|House Opera | Opera House
The House Opera | Opera House project seeks, through architectural innovation, to propose a fertile alternative to the binary of blight and demolition. Implications of the project at the urban planning level include: how can residential vacancy be converted into an opportunity to support local cultural assets?
What are the zoning, planning and building code changes that make this possible? The project addresses these questions through a suite of spatial and material tactics to facilitate exploration of performance, community, and form. The experimental aspects architecturally include strategies of subtraction, programmatic collaboration, and expanded territories of adaptive re-use. The project seeks to explore what might occur when the borders of a house open up to annihilate the borders between art and community, makers and receivers of art, museums and home.
Inspired by the flexibility of uses for houses in Detroit, this project stages an opera as a house, the house and its dramas of occupancy and vacancy, demolition, and re-purposing, as an opera. As indicated in the project title – House Opera | Opera House – the project pursues multiple relationships of physical structure to performance. Instigated by architectural designers working with a network of artists and curators, the House Opera | Opera House project situates built form in active relationship with choreography, costume, music, language, and drama. The doubling of the project's title warns that opera will be explored and mined as an art-form as much as the house as a typology of building and program.
As a long-term project of architectural experimentation, House Opera | Opera House actively explores dynamics of public and cultural engagement at the scale of the single family home. The title alludes as well to the "opera publica" of Rome, literally public works, which defined the state of the art of physical infrastructure roughly two millennia ago. House Opera | Opera House aims to open and produce new possibilities of public engagement for architecture as a discipline and for houses as a built typology, investigating the means by which a formerly vacant house may serve as a node of cultural infrastructure. As historian Reinhold Martin argues, infrastructure (financial, political or social) is what is reproduced and repeated. The House Opera | Opera House produces –and is product of– communal infrastructures.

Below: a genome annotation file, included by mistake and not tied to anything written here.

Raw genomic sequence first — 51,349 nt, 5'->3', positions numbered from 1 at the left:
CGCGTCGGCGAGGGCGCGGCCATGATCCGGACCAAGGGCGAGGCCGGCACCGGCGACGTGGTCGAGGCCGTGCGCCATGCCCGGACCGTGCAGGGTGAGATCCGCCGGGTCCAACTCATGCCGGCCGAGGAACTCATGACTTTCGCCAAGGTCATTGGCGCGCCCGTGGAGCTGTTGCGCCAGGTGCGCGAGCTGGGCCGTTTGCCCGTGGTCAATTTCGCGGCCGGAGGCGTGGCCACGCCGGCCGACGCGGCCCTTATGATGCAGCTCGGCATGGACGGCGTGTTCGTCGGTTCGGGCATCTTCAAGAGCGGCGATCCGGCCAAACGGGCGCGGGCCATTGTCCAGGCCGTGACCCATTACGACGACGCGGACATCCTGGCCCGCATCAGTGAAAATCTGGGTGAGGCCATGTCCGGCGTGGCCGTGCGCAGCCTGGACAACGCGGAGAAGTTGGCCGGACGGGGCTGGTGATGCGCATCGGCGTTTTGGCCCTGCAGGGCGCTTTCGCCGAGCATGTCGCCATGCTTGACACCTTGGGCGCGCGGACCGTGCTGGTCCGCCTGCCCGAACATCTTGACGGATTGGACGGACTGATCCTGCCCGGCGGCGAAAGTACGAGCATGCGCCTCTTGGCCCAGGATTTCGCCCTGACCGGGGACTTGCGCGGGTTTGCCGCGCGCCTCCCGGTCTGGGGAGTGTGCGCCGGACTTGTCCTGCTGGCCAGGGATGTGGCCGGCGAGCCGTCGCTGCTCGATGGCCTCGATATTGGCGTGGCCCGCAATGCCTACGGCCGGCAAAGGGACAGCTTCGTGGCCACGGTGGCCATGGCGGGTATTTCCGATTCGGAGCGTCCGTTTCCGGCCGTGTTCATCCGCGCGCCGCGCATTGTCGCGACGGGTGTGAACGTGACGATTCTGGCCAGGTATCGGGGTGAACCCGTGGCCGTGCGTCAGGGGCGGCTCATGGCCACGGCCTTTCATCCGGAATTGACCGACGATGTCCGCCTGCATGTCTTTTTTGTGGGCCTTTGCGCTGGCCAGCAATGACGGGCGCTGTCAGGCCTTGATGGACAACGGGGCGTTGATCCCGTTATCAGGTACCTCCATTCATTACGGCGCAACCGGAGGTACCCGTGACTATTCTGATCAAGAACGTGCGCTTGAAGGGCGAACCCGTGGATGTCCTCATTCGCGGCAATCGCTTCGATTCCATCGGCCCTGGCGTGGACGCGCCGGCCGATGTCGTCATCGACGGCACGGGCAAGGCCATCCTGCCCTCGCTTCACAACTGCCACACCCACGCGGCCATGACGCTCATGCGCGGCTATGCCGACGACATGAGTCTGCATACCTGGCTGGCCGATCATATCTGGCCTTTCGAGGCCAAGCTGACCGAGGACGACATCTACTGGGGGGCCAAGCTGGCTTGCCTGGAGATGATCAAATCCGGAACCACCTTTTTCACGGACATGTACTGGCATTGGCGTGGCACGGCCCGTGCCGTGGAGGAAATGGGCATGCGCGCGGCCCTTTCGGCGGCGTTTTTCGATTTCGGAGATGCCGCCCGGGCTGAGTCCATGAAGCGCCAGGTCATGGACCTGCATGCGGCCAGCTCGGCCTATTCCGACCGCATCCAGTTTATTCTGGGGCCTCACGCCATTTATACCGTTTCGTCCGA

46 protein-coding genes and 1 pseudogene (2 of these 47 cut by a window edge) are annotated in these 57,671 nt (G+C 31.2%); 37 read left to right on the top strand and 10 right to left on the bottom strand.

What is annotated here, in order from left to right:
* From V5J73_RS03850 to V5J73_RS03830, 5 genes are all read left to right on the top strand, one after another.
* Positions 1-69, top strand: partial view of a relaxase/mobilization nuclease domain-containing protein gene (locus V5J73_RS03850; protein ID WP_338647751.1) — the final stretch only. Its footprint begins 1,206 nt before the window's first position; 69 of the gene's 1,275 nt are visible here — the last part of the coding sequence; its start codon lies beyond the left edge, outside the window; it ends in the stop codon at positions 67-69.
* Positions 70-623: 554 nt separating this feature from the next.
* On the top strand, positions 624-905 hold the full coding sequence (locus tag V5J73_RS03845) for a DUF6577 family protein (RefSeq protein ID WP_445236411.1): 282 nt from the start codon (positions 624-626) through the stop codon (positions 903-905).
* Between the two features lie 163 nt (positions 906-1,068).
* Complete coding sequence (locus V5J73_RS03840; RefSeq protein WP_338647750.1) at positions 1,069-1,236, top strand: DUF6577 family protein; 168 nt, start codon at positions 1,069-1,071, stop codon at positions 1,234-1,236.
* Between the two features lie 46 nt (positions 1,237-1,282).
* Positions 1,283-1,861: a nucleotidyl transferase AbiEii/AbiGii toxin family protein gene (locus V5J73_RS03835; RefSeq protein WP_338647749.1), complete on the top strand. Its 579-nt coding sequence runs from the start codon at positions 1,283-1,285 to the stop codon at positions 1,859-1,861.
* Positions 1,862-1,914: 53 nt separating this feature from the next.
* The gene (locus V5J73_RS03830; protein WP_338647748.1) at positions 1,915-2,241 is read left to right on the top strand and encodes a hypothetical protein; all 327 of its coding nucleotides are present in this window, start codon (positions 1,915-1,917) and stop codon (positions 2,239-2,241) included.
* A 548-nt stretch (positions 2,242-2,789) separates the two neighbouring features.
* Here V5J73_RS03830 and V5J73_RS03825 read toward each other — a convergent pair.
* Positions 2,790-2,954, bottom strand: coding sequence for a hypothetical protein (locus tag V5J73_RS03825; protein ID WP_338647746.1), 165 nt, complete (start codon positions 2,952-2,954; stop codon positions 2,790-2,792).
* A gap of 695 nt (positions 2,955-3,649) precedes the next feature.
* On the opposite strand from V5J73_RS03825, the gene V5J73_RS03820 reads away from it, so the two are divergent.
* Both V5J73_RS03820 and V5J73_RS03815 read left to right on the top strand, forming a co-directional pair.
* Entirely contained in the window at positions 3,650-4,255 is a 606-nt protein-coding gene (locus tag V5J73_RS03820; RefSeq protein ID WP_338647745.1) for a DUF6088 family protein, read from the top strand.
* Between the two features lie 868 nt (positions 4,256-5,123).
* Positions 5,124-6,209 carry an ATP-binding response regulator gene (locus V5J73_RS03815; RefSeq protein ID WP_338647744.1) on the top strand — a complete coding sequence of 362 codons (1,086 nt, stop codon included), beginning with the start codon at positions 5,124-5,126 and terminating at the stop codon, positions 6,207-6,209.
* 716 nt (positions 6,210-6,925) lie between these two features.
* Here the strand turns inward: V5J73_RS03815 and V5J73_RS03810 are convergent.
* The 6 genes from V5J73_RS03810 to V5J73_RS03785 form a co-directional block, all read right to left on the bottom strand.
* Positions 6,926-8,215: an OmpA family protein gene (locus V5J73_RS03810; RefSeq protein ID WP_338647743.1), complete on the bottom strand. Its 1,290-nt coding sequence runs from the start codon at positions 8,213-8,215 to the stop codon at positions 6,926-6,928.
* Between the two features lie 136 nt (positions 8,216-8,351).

The House Opera opened temporarily to the public on July 24-25 with SigiFest, an arts, music and performance festival organized by AFROTOPIA, directed by Detroiter Ingrid Lafleur. According to the curator, the two-day festival aimed to heal and celebrate using spirit science based on the helical rise of the star Sigi Tolo or Sirius.
Check out more at houseopera.us.
|ISSN : 2575-5374